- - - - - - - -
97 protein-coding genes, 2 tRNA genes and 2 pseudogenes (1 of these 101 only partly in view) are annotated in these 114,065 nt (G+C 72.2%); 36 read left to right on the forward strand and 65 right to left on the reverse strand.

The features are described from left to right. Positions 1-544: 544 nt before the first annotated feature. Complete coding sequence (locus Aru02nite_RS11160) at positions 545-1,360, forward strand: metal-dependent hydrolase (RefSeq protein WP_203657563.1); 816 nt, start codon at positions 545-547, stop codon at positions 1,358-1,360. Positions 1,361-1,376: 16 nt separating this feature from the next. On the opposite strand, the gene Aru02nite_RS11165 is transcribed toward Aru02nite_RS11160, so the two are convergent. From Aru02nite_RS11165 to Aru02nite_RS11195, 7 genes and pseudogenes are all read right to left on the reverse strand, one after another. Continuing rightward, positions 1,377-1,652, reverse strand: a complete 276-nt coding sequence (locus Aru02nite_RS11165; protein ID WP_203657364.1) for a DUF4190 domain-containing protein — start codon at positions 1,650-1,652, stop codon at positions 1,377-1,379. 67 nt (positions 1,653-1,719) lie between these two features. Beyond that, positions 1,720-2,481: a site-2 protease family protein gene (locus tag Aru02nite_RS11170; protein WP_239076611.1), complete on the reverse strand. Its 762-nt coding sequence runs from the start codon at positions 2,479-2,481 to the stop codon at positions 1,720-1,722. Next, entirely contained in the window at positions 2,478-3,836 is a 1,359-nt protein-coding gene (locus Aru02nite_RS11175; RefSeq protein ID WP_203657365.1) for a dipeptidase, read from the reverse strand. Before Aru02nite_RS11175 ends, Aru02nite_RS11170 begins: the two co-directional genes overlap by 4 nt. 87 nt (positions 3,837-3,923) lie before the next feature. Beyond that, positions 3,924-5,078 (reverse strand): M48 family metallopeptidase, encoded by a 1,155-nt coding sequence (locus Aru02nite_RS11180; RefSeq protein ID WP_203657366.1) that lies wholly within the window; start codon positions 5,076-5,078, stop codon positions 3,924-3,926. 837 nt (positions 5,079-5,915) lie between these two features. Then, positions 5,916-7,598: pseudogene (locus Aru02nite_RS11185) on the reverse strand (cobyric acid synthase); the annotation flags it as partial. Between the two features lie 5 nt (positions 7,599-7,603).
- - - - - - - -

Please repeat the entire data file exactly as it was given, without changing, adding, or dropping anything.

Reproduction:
97 protein-coding genes, 2 tRNA genes and 2 pseudogenes (1 of these 101 only partly in view) are annotated in these 114,065 nt (G+C 72.2%); 36 read left to right on the forward strand and 65 right to left on the reverse strand.

The features are described from left to right. Positions 1-544: 544 nt before the first annotated feature. Complete coding sequence (locus Aru02nite_RS11160) at positions 545-1,360, forward strand: metal-dependent hydrolase (RefSeq protein WP_203657563.1); 816 nt, start codon at positions 545-547, stop codon at positions 1,358-1,360. Positions 1,361-1,376: 16 nt separating this feature from the next. On the opposite strand, the gene Aru02nite_RS11165 is transcribed toward Aru02nite_RS11160, so the two are convergent. From Aru02nite_RS11165 to Aru02nite_RS11195, 7 genes and pseudogenes are all read right to left on the reverse strand, one after another. Continuing rightward, positions 1,377-1,652, reverse strand: a complete 276-nt coding sequence (locus Aru02nite_RS11165; protein ID WP_203657364.1) for a DUF4190 domain-containing protein — start codon at positions 1,650-1,652, stop codon at positions 1,377-1,379. 67 nt (positions 1,653-1,719) lie between these two features. Beyond that, positions 1,720-2,481: a site-2 protease family protein gene (locus tag Aru02nite_RS11170; protein WP_239076611.1), complete on the reverse strand. Its 762-nt coding sequence runs from the start codon at positions 2,479-2,481 to the stop codon at positions 1,720-1,722. Next, entirely contained in the window at positions 2,478-3,836 is a 1,359-nt protein-coding gene (locus Aru02nite_RS11175; RefSeq protein ID WP_203657365.1) for a dipeptidase, read from the reverse strand. Before Aru02nite_RS11175 ends, Aru02nite_RS11170 begins: the two co-directional genes overlap by 4 nt. 87 nt (positions 3,837-3,923) lie before the next feature. Beyond that, positions 3,924-5,078 (reverse strand): M48 family metallopeptidase, encoded by a 1,155-nt coding sequence (locus Aru02nite_RS11180; RefSeq protein ID WP_203657366.1) that lies wholly within the window; start codon positions 5,076-5,078, stop codon positions 3,924-3,926. 837 nt (positions 5,079-5,915) lie between these two features. Then, positions 5,916-7,598: pseudogene (locus Aru02nite_RS11185) on the reverse strand (cobyric acid synthase); the annotation flags it as partial. Between the two features lie 5 nt (positions 7,599-7,603).